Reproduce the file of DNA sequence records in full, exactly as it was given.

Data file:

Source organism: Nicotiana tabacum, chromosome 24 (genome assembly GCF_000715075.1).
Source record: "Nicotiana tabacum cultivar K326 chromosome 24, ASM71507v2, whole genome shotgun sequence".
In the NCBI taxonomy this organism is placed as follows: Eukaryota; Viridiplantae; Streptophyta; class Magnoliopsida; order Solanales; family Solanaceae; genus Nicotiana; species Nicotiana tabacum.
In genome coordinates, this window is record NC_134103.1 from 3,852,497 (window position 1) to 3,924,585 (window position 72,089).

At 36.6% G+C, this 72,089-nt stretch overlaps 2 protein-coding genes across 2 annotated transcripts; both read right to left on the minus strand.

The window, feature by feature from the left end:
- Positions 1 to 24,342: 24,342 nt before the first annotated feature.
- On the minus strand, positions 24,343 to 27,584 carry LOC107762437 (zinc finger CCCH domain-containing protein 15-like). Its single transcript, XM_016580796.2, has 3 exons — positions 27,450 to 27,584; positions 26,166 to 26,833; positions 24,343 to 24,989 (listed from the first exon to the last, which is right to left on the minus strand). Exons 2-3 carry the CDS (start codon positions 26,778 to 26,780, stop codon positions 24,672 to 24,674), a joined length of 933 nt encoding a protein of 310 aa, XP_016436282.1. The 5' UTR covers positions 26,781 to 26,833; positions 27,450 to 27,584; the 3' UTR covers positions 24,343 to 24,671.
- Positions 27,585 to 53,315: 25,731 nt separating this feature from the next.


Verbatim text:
Source organism: Nicotiana tabacum, chromosome 24 (genome assembly GCF_000715075.1).
Source record: "Nicotiana tabacum cultivar K326 chromosome 24, ASM71507v2, whole genome shotgun sequence".
In the NCBI taxonomy this organism is placed as follows: Eukaryota; Viridiplantae; Streptophyta; class Magnoliopsida; order Solanales; family Solanaceae; genus Nicotiana; species Nicotiana tabacum.
In genome coordinates, this window is record NC_134103.1 from 3,852,497 (window position 1) to 3,924,585 (window position 72,089).

At 36.6% G+C, this 72,089-nt stretch overlaps 2 protein-coding genes across 2 annotated transcripts; both read right to left on the minus strand.

The window, feature by feature from the left end:
- Positions 1 to 24,342: 24,342 nt before the first annotated feature.
- On the minus strand, positions 24,343 to 27,584 carry LOC107762437 (zinc finger CCCH domain-containing protein 15-like). Its single transcript, XM_016580796.2, has 3 exons — positions 27,450 to 27,584; positions 26,166 to 26,833; positions 24,343 to 24,989 (listed from the first exon to the last, which is right to left on the minus strand). Exons 2-3 carry the CDS (start codon positions 26,778 to 26,780, stop codon positions 24,672 to 24,674), a joined length of 933 nt encoding a protein of 310 aa, XP_016436282.1. The 5' UTR covers positions 26,781 to 26,833; positions 27,450 to 27,584; the 3' UTR covers positions 24,343 to 24,671.
- Positions 27,585 to 53,315: 25,731 nt separating this feature from the next.